I went to Haiti on the 15th of February, 2010 to see my family and to investigate the situation there.

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Thursday, 25 February 2010

So I cling to my hope

This afternoon I had an interview with Bill Wholbrook Director for Mercy Corp Haiti, who happens to be the first person yet to give me a hopeful insight into the future of the country.  According to Bill, if the earthquake had hit a secondary city it would not have created such chaos both in human loss and in the infrastructure of the place.  Port-au-Prince was the centre of everything: government, industry, education etc…  And people flocked into the capital in search of a better life and the city was not coping with its population of 3 million.

Now that it is levelled, one must then look at the enormous opportunity to turn things around:  “I see an enormous opportunity here and I am extremely hopeful because I think everyone realizes that priority one is the revitalization of the grassroots economy… and the development of the departments (counties) outside Port-au-Prince.  If we can come together as an international community and create real long-term jobs outside of Port-au-Prince … we’ll be able to turn things around.  This is the time, and the international community understands that, to make the necessary investments to turn the country into what the Haitians want to country to be, not what Americans want the country to be, what the Canadians want the country to be, what the French want the country to be…  So I cling to my hope.”

Bill Wholbrook and Special Advisor to the President Mr. Jean Renald Clerisme

After our chat, we were driven with full security details to the inauguration, by First Lady Mrs. Elizabeth Preval, of “Place Ti Moun” (Children’s Park) a psycho-social program through which Mercy Corp and the Dominican Republic government are partnering to offer children from six to ten years old help in returning to a normal life.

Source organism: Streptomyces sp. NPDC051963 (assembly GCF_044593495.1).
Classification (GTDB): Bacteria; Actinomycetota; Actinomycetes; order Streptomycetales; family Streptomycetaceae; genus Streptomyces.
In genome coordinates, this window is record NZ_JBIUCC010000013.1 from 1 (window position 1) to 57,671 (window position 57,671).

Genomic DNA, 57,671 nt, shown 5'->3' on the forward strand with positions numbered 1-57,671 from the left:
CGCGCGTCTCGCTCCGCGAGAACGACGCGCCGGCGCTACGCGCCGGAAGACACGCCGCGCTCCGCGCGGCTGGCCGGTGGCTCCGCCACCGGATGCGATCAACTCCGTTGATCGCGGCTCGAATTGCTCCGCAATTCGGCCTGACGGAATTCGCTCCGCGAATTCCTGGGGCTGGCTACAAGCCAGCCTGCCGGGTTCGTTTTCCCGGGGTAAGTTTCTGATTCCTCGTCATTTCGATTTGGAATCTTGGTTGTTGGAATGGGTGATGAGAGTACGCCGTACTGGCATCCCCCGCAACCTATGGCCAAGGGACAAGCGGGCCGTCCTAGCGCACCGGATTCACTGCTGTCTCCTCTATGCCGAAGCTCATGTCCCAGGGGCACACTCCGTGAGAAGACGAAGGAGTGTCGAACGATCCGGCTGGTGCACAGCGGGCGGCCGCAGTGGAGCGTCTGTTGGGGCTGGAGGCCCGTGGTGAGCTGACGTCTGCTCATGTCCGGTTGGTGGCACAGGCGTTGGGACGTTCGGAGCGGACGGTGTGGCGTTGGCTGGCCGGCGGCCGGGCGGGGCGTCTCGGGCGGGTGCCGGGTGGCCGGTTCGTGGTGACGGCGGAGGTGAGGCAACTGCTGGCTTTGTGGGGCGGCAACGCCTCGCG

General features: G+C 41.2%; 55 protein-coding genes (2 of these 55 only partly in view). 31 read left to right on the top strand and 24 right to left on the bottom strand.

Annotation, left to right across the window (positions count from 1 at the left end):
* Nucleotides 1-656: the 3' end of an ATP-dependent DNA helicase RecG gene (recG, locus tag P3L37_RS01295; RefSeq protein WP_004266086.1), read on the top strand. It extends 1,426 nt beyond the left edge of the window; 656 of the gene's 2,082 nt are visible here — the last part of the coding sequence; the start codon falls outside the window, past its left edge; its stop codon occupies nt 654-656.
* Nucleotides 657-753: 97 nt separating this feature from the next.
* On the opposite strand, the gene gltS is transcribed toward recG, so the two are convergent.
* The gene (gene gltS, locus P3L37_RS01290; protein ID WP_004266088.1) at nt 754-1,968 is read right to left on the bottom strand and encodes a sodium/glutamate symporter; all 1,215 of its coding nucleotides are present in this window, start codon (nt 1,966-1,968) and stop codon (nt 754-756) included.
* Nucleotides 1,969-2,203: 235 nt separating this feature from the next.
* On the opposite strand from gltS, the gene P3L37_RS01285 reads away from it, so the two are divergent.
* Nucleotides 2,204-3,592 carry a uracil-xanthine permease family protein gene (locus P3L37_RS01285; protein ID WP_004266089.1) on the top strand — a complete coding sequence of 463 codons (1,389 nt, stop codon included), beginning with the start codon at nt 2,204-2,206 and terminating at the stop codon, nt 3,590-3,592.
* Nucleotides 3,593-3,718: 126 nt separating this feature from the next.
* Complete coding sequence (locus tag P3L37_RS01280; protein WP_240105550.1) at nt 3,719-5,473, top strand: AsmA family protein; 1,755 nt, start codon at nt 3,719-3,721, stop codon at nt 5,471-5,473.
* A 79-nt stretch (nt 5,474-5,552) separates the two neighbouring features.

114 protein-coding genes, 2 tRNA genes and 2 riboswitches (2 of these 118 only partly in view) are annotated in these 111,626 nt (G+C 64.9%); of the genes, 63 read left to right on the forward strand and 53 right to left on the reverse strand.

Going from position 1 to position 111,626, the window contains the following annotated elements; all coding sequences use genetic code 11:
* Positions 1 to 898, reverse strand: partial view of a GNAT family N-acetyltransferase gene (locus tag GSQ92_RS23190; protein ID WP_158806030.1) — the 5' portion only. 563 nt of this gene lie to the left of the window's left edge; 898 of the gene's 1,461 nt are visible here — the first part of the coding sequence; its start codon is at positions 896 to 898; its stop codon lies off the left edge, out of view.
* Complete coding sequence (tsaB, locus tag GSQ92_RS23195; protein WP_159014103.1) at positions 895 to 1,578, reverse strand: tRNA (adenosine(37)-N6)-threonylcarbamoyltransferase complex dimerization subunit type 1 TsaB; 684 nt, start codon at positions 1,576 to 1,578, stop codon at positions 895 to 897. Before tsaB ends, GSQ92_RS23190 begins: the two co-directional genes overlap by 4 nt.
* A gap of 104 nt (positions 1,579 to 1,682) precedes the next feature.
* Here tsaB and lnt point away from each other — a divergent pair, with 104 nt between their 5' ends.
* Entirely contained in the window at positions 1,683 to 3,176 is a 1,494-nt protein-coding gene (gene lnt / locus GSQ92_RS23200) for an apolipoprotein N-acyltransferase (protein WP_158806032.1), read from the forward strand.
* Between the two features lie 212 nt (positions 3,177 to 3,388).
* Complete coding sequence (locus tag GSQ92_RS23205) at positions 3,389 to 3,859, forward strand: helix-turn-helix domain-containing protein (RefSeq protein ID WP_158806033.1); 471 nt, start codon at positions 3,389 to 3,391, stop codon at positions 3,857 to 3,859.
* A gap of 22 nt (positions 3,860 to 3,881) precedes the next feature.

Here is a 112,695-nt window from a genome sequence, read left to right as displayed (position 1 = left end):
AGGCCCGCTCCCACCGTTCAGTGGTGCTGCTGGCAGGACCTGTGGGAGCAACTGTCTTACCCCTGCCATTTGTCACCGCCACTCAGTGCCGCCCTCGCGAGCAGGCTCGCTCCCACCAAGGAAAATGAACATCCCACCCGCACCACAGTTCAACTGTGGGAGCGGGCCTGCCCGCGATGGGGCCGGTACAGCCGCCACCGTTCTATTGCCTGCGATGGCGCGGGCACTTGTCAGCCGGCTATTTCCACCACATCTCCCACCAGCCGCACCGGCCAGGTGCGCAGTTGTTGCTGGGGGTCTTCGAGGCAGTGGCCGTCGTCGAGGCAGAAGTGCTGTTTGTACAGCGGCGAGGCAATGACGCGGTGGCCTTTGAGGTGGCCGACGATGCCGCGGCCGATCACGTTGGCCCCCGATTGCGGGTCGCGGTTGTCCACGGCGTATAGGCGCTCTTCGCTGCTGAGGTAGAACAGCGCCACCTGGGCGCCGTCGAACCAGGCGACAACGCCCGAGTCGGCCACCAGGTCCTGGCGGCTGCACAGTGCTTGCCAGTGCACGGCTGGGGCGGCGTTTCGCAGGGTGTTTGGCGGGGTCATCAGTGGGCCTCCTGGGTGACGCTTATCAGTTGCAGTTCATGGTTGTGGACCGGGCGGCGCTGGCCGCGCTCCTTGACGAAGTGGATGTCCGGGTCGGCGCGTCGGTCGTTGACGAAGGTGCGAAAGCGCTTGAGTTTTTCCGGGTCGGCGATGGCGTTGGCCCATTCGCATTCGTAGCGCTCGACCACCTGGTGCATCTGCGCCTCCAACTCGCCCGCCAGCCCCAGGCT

First Lady Mrs. Elizabeth Preval

Since January 12 schools have not reopened, and this generation of children has seen more than its fair share of horror.  The secret to turning Haiti around may be to empower the people with skills, training and the creation of jobs aiming to close the gap between the vast uneducated lower class and the tiny upper class, but it is also to equip the poor children so they don’t fall into the same trap as their parents before them.

The work being carried out at “Place Ti Moun” starts with helping parents understand that their kids have been adversely affected by the earthquake and will aim to help them handle the change in behaviour that is already evident, thus avoiding conflicts that would eventually eat away at the already disturbed family unit.  “We’ve seen that in other disaster areas like China and other countries where I have worked and this program does a good job at training parents so they can help in stabilizing the young ones” said Griff Samples, a Psychologist with Mercy Corp.

Children are the future of the country.  So while the immediate need of relief and of creating a better life for the adults of today is important and necessary, ensuring a stable generation of future adults is the key to continuous growth and development from within.

To the question: “How long will rebuilding take?” Bill’s answer was:  “No one knows!”

Indeed no one knows… Yet I hope that a year from now the NGOs will not pull out as has happened so many times before.

1 comment:

  1. Ted we are thinking of you. I guess the world will be even more distracted now that there has been a quake in Chile.
    Will keep praying
    Love from Gary and Nona